By Rory Bray, Daniel Cid and Andrew Hay
Service provider takeaway: Open source security (OSSEC) is a commonly used host-based intrusion detection software that detects unauthorized activity on any particular computer. This section of the chapter excerpt from the book OSSEC Host-Based Intrusion Detection Guide
Download the .pdf of the chapter here.
Because the installation script is menu-driven, it does not lend itself well to an automated installation. On the server side, this is not a significant issue because there are fewer servers. On the agent side, however, this can be cumbersome. Fortunately, the OSSEC HIDS file structure and configuration is reasonably simple, and therefore there are a few tricks we can play.
Install once, copy everywhere
With the agents in particular, almost all the files are identical for every agent. The one significant exception is the client.keys file, which must be unique for each host. Assuming a mass installation is required and that the host operating system is virtually identical for all agents, we can install to one agent and then replicate the files to all agents.
Similarly, if you or your organization has a standard system image, the files can be added to the image and therefore automatically installed on each host. This is a common strategy for many organizations or enterprises, and works well for the OSSEC HIDS. The only customization required is to properly import the agent key on each host. This, too, can be done more directly than with the cut-and-paste method, which is difficult to automate.
In the case of Unix-based hosts, SSH is used for file transfers and remote access. Virtually every Unix administrator is familiar with its use and utility.
Unix, Linux, and BSD
Because all of the OSSEC HIDS files (excluding the initialization scripts) are contained the directory where it is installed, we can copy this entire directory structure (excluding etc/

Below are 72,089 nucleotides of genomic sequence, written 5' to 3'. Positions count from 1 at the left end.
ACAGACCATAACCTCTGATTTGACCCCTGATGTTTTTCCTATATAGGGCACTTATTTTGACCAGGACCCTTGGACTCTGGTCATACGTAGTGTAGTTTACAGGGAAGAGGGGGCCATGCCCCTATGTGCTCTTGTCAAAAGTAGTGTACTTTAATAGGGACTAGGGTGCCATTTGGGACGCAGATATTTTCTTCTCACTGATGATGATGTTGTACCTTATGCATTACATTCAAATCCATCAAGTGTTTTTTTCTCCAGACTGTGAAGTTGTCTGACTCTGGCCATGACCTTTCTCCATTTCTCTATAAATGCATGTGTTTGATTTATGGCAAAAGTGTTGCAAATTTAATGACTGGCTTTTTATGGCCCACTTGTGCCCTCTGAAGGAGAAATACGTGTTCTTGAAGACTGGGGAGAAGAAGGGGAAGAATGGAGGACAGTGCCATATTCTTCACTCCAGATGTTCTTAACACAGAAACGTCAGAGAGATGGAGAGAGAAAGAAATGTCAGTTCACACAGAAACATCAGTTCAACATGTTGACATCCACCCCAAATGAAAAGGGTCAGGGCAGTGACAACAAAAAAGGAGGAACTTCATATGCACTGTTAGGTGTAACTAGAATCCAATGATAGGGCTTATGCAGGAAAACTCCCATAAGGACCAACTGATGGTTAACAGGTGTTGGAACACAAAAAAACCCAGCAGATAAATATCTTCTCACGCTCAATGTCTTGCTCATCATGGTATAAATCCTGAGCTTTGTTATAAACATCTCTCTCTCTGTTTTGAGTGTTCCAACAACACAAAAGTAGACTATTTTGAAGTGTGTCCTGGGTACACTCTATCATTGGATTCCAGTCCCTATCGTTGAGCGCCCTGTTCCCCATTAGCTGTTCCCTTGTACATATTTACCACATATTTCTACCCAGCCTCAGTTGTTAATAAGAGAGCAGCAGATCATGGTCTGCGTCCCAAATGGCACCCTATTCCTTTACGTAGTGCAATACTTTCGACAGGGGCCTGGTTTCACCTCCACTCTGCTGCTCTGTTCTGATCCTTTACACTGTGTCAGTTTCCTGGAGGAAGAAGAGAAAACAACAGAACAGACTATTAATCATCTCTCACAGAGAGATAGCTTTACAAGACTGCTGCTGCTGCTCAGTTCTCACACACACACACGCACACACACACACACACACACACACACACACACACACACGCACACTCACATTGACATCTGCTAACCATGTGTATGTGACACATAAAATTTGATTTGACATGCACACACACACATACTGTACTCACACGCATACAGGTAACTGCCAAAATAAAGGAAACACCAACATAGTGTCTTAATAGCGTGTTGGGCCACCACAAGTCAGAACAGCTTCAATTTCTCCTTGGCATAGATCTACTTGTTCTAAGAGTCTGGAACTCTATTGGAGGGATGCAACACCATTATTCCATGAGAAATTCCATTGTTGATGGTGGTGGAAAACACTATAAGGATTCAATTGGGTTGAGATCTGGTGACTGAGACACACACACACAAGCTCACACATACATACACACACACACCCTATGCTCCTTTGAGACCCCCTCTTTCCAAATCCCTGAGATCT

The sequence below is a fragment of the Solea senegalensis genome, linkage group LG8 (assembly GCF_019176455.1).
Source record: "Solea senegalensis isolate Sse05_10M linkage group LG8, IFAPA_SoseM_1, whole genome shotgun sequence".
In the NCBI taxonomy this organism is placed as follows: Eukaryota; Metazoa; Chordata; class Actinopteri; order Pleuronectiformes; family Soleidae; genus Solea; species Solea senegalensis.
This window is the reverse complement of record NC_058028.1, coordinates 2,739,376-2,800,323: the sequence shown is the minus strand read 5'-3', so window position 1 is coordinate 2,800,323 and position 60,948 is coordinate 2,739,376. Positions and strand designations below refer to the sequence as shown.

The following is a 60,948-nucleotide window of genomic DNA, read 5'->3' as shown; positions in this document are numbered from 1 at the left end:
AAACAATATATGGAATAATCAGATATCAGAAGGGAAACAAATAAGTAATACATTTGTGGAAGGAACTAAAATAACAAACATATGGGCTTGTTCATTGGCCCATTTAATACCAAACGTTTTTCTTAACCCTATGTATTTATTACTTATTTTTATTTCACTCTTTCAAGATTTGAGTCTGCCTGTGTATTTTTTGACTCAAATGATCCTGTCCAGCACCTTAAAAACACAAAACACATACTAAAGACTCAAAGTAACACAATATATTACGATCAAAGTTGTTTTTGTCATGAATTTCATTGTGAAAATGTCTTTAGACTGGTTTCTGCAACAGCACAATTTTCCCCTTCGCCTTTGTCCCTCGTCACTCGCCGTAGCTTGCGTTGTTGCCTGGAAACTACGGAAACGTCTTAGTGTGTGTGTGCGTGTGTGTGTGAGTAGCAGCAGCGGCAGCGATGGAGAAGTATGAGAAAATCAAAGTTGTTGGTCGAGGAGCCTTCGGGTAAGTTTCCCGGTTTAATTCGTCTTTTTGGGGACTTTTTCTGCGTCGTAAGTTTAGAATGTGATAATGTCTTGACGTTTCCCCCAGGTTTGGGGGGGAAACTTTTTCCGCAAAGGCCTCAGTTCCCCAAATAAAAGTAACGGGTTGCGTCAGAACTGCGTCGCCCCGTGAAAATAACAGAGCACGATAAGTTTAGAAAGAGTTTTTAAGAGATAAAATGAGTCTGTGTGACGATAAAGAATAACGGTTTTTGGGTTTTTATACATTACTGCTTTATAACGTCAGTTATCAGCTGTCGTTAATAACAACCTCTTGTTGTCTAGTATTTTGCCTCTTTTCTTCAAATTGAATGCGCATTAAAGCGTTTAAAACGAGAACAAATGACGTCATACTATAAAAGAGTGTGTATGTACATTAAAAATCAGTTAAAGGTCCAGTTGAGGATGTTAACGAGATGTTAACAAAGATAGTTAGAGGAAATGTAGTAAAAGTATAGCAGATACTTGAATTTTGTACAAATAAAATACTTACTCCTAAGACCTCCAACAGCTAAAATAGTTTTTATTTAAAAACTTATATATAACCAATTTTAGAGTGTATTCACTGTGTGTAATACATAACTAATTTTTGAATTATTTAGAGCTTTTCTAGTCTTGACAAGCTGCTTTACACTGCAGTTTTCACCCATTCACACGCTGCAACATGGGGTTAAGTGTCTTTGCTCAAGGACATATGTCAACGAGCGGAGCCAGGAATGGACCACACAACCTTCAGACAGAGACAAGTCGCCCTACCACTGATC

client.keys) to each host using whichever file transfer method is most convenient. It is important, however, to preserve file permissions and ownership during the transfer. Typically, this means using tar to package the files, transferring the tar file to the destination host, and then extracting on the host. Assuming the OSSEC HIDS is installed at /var/ossec and the agent hosts are all Linux, the tar fie can be created using:
# cd /; tar --exclude client.keys -cf /tmp/ossec.tar var/ossec
etc/init.d/ossec 'find etc -name "S[0-9][0-9]ossec"'
'find etc -name "K[0-9][0-9]ossec" '
Now, assuming that the target host is --> .168.65.30, we can transfer the full OSSEC HIDS install in one long line. The ossec user must be created on the target to preserve permission so this is included:
# cat /tmp/ossec.tar | ssh firstname.lastname@example.org
"groupadd ossec; useradd -g ossec -d /var/ossec ossec; cd / ; tar -xf - "
The full OSSEC HIDS installation, configuration, and rules have been transferred to the remote agent, including initialization scripts and proper permissions. These commands also work similarly with any Unix-based operating system that has SSH installed. All that remains now is to import the keys to each agent.
Push the Keys
With all the files in place on the agents, each agent needs a key. The only difference between the client.keys file on the server and the file on an agent host is the number of lines. The server copy of the client.keys file has all agent keys, with one per line. The agent client.keys file has only the one line belonging to that agent.
Configuring the keys on the agent simply requires you to extract the single line for that agent to a file and then copy that file to the agent host. On the server side, because it is always Unix or Linux based, extracting the key for a single agent is the first step. Assuming the agent name provided when creating the key is mars and that the OSSEC HIDS is installed at /var/ossec:
# grep 192.168.65.30 /var/ossec/etc/client.keys > /tmp/agent.key
Unix, Linux, and BSD
Pushing the key to a Unix- or Linux-based host is also a one-line command. Assuming the
OSSEC HIDS is installed to /var/ossec on the agent:
# scp /tmp/agent.key email@example.com:/var/ossec/etc/client.keys
Alternatively, if the agent is accessible using a networked file system, a file copy can be performed. While this approach does not provide a complete solution, you can see that the steps required to perform a remote installation and configuration of the OSSEC HIDS are easy.
OSSEC Host-Based Intrusion Detection Guide
Downloading OSSEC HIDS
Performing local installation
Performing server agent installations
Installing the Windows agent
Streamlining the installations
Summary and FAQs
About the book
OSSEC Host-Based Intrusion Detection Guide is specifically devoted to Open Source Security (OSSEC) and is a comprehensive and exhaustive guide to the often complicated procedures of installing and implementing such an intrustion detection software. Purchase the book from Syngress Publishing.
Printed with permission from Syngress, a division of Elsevier. Copyright 2008. "OSSEC Host-Based Intrusion Detection Guide" by Rory Bray, Daniel Cid and Andrew Hay. For more information about this title and other similar books, please visit www.elsevierdirect.com.
This was first published in August 2008